'Trump is not my President' - Windows smashed, bins on fire as protests against Donald Trump's victory continue in several states
Published 10/11/2016 | 06:30
The election of Donald Trump to the presidency sparked protests in the United States.
Demonstrators smashed windows and set bins on fire early Wednesday in Oakland, California.
And in Oregon, dozens of people blocked traffic in Portland causing delays for trains on two rail lines.
Media reports said the crowd grew to about 300 people, including some who sat in the middle of a road. The crowd of anti-Trump protesters burned American flags and chanted, "That's not my president."
In Pennsylvania, hundreds of University of Pittsburgh students marched through the streets, with some in the crowd calling for unity. The student-run campus newspaper, the Pitt News, tweeted about an event titled "Emergency Meeting: Let's Unite to Stop President Trump."
In Seattle, about 100 protesters gathered in the Capitol Hill neighborhood, blocked roads and set a trash bin on fire.
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On Twitter, the hashtag "NotMyPresident" had been used nearly half a million times.
The Oakland protest grew to about 250 people by late Tuesday. Police Officer Marco Marquez said protesters damaged five businesses, breaking windows and spraying graffiti. No arrests were made.
A woman was struck by a car and badly injured when protesters got on to a main road, the California Highway Patrol said. Demonstrators vandalised the driver's SUV before officers intervened. The road was closed for about 20 minutes.
Elsewhere in California, more than 1,000 students at Berkeley High School staged a walk-out and marched to the campus of the University of California.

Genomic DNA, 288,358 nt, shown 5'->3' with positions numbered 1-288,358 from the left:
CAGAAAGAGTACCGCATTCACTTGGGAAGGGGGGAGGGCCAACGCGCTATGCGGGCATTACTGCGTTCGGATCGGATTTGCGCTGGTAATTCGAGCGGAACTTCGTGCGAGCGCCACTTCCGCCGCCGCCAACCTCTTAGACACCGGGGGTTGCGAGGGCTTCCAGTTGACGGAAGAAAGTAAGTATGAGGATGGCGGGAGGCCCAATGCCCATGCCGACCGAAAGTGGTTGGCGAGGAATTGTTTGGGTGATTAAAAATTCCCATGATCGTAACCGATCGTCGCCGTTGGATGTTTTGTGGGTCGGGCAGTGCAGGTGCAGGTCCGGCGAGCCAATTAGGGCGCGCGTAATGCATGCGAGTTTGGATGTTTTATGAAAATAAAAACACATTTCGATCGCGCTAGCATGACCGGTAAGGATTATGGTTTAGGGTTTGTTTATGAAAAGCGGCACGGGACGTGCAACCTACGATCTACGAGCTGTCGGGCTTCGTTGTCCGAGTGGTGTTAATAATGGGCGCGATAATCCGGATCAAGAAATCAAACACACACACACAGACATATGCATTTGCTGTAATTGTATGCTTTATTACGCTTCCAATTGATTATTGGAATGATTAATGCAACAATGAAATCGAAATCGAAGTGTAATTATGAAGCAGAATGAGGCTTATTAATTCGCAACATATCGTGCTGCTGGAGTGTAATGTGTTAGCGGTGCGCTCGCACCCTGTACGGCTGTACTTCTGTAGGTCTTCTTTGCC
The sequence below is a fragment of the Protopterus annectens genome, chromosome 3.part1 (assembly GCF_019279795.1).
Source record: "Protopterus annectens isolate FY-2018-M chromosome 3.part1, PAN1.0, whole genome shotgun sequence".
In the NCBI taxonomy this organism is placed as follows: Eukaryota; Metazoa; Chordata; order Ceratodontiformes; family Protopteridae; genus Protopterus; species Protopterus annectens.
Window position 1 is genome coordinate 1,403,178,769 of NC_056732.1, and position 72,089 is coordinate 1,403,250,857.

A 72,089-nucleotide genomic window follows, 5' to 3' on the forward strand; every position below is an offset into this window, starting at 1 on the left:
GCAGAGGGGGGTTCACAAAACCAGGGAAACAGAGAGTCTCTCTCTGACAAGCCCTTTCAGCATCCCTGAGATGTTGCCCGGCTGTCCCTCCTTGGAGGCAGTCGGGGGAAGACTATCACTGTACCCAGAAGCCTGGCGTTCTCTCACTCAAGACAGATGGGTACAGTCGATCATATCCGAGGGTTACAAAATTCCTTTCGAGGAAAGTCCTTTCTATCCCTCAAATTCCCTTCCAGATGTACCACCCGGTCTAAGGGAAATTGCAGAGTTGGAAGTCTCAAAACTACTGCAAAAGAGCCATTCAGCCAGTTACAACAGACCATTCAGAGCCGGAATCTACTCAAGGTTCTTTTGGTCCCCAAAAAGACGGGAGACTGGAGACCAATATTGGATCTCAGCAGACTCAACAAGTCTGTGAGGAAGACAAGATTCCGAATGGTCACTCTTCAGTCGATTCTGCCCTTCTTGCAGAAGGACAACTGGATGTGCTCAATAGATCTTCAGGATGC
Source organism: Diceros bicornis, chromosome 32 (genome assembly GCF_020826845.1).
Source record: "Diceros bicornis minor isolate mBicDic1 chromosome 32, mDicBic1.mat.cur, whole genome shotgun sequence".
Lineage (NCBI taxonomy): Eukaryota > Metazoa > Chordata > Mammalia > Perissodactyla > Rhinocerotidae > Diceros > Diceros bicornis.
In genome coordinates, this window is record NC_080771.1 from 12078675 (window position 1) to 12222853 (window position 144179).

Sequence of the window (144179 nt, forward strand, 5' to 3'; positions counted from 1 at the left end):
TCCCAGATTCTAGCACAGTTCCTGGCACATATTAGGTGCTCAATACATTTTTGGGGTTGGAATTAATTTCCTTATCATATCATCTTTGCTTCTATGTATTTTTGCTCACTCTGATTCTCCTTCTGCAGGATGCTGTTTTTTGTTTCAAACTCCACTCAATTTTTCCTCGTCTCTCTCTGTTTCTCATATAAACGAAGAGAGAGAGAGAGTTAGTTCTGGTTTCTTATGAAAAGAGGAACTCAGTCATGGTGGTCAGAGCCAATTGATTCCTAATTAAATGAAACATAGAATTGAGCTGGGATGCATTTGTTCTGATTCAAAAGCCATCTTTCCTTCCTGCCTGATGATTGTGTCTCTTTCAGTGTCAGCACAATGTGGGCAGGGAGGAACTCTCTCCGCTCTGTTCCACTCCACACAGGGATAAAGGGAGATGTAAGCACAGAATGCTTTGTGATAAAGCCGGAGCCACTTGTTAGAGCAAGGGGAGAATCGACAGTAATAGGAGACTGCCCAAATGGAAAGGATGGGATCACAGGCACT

"We're sitting here, setting our clocks back to 1950 electing this fool. You know? Trump honestly just makes us realize how much hate and ignorance is left," a female student told the rally, monitored via the social media app Periscope.
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Students also walked out of two high schools in Oakland as well as a school in Phoenix, Arizona.
Police said at least 500 people swarmed streets in and around the UCLA campus, some shouting anti-Trump expletives and others chanting "Not my president!"
Smaller demonstrators were held at other University of California campuses and neighbourhoods in Irvine and Davis, and at California State University, San Jose.
In downtown Los Angeles, a mostly Latino group of about 300 high school students, mostly from the Miguel Contreras Learning Complex, walked out of classes and marched to the steps of City Hall, where they held a brief but boisterous rally. Several school officials accompanied the youths as chaperones.
Chanting in Spanish, "The people united will never be defeated," the group held signs with slogans such as "Not Supporting Racism, Not My President," and "Immigrants Make America Great."
A representative of the Trump campaign could not be reached immediately for comment.
About a fourth of the students from Miguel Contreras are members of the so-called "Dreamers" generation, children whose undocumented parents entered the United States with them illegally, school officials said, and fear of deportation under a Trump administration is a major concern.
One of Trump's marquee campaign pledges was to build a wall along the border with Mexico to keep out undocumented immigrants and deport en masse those who immigrated illegally.